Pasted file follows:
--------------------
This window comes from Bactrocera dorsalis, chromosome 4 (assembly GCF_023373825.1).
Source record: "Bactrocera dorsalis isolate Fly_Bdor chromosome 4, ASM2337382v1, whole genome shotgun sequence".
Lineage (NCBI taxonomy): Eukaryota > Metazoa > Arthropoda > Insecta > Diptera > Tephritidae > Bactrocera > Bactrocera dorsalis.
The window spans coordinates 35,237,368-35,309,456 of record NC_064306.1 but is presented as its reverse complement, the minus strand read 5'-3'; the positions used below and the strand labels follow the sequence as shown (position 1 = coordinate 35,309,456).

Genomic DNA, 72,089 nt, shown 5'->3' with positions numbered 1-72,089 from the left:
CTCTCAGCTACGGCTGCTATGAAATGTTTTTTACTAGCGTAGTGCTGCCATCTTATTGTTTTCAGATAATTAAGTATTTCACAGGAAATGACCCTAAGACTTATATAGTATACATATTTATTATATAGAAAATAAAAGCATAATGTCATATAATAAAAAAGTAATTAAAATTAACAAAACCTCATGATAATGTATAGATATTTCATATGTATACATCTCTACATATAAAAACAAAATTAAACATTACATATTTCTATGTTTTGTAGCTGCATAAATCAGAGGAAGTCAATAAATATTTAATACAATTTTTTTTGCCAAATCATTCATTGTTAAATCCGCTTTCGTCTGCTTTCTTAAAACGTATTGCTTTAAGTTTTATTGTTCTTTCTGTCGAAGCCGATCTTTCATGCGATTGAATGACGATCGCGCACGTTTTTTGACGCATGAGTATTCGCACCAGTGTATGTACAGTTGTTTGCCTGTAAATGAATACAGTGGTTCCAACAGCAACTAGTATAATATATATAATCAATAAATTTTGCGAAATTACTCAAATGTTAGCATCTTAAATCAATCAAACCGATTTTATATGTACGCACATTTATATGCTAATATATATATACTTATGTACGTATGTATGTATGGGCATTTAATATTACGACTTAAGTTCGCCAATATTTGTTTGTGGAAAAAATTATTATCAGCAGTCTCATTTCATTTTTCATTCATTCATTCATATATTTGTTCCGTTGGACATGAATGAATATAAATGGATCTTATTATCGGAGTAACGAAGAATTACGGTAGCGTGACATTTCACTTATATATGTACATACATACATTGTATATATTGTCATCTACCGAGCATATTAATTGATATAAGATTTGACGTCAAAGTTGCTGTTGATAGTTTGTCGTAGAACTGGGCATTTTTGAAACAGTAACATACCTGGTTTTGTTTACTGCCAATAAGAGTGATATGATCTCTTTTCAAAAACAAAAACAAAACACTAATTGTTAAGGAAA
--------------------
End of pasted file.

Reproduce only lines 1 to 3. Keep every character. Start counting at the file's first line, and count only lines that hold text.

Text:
This window comes from Bactrocera dorsalis, chromosome 4 (assembly GCF_023373825.1).
Source record: "Bactrocera dorsalis isolate Fly_Bdor chromosome 4, ASM2337382v1, whole genome shotgun sequence".
Lineage (NCBI taxonomy): Eukaryota > Metazoa > Arthropoda > Insecta > Diptera > Tephritidae > Bactrocera > Bactrocera dorsalis.